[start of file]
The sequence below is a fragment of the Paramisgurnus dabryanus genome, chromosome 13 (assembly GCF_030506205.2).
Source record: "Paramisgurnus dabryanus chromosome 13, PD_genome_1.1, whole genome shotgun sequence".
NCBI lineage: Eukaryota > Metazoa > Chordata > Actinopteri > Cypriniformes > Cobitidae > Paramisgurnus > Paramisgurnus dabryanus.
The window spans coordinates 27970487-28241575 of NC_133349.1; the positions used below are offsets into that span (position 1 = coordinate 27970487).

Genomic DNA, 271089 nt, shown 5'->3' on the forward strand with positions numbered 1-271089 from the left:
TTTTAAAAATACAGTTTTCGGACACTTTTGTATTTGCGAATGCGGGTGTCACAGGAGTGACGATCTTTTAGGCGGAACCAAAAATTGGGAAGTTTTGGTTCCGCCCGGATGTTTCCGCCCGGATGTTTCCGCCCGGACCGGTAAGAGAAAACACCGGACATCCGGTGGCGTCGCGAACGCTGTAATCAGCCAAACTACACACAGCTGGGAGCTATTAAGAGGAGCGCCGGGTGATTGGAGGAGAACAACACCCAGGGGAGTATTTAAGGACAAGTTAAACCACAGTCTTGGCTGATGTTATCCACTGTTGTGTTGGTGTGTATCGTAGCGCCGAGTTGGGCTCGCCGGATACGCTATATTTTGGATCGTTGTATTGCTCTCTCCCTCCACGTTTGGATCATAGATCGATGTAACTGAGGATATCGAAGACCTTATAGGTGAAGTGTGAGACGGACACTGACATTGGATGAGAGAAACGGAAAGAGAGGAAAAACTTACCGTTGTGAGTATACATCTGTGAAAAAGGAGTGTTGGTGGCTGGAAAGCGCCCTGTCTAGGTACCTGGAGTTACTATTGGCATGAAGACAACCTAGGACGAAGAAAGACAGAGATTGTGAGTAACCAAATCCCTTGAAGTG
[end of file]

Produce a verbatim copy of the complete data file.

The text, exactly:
The sequence below is a fragment of the Paramisgurnus dabryanus genome, chromosome 13 (assembly GCF_030506205.2).
Source record: "Paramisgurnus dabryanus chromosome 13, PD_genome_1.1, whole genome shotgun sequence".
NCBI lineage: Eukaryota > Metazoa > Chordata > Actinopteri > Cypriniformes > Cobitidae > Paramisgurnus > Paramisgurnus dabryanus.
The window spans coordinates 27970487-28241575 of NC_133349.1; the positions used below are offsets into that span (position 1 = coordinate 27970487).

Genomic DNA, 271089 nt, shown 5'->3' on the forward strand with positions numbered 1-271089 from the left:
TTTTAAAAATACAGTTTTCGGACACTTTTGTATTTGCGAATGCGGGTGTCACAGGAGTGACGATCTTTTAGGCGGAACCAAAAATTGGGAAGTTTTGGTTCCGCCCGGATGTTTCCGCCCGGATGTTTCCGCCCGGACCGGTAAGAGAAAACACCGGACATCCGGTGGCGTCGCGAACGCTGTAATCAGCCAAACTACACACAGCTGGGAGCTATTAAGAGGAGCGCCGGGTGATTGGAGGAGAACAACACCCAGGGGAGTATTTAAGGACAAGTTAAACCACAGTCTTGGCTGATGTTATCCACTGTTGTGTTGGTGTGTATCGTAGCGCCGAGTTGGGCTCGCCGGATACGCTATATTTTGGATCGTTGTATTGCTCTCTCCCTCCACGTTTGGATCATAGATCGATGTAACTGAGGATATCGAAGACCTTATAGGTGAAGTGTGAGACGGACACTGACATTGGATGAGAGAAACGGAAAGAGAGGAAAAACTTACCGTTGTGAGTATACATCTGTGAAAAAGGAGTGTTGGTGGCTGGAAAGCGCCCTGTCTAGGTACCTGGAGTTACTATTGGCATGAAGACAACCTAGGACGAAGAAAGACAGAGATTGTGAGTAACCAAATCCCTTGAAGTG